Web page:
I used to have a basic dilemma regarding existentialism and faith. I define faith as those beliefs which one cannot derive from facts or observations. The basic existentialist crisis for me was that I found that there were no beliefs I could logically hold true. Every belief had to rely on some other beliefs, and eventually I ran out of firm truths. Every logical system needs axioms as a foundation. Even perception is suspect.
I decided that my only choice was to assume that the most natural explanation that fit my observations had to be acceptable as truth. That way, there wasn’t that pesky problem of absolute truth, but merely one of consistency with observation.
Unfortunately, there were still questions I couldn’t answer. For one, the question of relative worth. Is protecting the Earth more important than protecting my self? What about my way of life? And my code of ethics? Which falls first? These cannot be answered in an existentialist framework, but I had a need to find a belief system that did not conflict with reality. (Funny, doesn’t seem to be a problem for most people.)
I am a Unitarian Universalist of the humanist persuasion. That is, my most deeply held principles include faith in humanity, belief in the power of the democratic process, and respect for belief systems that differ from my own. These are not derived from observation (certainly), nor from philosophical logic (always a tricky one). They come from my upbringing and my nature. That was hard to admit to myself — I pride myself on being thoroughly logical in my understanding of the world.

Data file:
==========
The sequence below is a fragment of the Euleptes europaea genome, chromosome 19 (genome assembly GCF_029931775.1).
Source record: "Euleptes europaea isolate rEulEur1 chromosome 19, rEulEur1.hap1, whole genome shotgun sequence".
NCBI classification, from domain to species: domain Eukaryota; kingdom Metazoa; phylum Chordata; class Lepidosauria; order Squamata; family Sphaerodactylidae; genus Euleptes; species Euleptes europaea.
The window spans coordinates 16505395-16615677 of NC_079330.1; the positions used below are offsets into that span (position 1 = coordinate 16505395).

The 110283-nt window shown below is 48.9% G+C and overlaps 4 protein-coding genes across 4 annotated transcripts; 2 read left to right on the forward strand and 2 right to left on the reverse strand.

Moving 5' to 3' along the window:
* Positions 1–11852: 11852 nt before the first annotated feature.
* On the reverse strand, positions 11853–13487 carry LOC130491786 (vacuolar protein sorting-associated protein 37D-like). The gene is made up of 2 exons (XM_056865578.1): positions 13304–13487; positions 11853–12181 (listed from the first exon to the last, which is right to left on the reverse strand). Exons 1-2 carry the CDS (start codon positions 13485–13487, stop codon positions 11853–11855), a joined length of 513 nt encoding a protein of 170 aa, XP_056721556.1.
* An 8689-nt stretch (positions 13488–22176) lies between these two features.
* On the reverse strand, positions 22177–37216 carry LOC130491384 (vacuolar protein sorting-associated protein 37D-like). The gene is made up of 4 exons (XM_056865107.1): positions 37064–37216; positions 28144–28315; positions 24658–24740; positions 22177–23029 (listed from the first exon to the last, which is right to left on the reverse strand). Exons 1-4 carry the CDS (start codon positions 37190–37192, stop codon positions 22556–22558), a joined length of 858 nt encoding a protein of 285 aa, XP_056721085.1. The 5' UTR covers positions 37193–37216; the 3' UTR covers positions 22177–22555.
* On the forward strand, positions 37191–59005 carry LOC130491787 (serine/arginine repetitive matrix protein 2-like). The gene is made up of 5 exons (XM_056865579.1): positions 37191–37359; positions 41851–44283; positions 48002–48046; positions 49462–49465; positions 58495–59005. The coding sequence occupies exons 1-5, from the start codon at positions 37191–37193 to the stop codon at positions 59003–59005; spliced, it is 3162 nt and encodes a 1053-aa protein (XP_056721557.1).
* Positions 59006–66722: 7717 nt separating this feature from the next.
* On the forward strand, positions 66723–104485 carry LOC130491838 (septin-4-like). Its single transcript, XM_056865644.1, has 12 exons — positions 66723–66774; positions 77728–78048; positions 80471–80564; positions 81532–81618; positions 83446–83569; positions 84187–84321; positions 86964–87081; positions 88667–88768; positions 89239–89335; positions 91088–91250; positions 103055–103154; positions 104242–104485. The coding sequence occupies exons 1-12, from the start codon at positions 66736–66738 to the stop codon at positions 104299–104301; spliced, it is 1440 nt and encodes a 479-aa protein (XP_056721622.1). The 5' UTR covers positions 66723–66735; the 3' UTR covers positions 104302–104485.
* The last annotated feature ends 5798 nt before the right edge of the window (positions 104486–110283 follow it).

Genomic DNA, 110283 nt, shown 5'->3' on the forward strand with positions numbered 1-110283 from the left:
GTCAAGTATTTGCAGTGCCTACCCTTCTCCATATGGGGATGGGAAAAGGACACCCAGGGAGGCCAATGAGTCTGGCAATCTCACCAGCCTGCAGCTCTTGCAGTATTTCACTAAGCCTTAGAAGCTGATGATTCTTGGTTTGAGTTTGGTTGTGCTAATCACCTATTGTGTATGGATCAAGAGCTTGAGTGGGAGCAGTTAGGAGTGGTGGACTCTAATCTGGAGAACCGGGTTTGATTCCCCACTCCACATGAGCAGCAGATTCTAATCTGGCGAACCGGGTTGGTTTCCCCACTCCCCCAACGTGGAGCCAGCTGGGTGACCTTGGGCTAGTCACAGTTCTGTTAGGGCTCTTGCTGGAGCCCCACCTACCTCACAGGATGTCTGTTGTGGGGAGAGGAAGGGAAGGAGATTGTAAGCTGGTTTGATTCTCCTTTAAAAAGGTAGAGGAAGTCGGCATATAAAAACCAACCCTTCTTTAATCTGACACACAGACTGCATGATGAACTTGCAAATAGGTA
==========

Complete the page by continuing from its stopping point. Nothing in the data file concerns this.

Ultimately, I had to accept my faith — that which I could not explain or derive, but was simply natural to my being. I found a resolution in the view of religion as a way of living one’s life. Even though I know in my head that there’s no particular reason that humans should be able to do anything in particular, that there isn’t necessarily anything special about us, that’s the way I choose to guide my actions. I’ve decided that these beliefs are the ones that will make my life best, and will have the best consequences for the world.
So I can now see the world in two parts: a logical framework by which I determine what is true, and a religious framework by which I determine what is right. And as much as it is in my power, I don’t let the latter affect the former. Truth is ugly sometimes, and the uglier the truth, the more important it is that we don’t gloss over it. That’s often where a clear mind is needed most.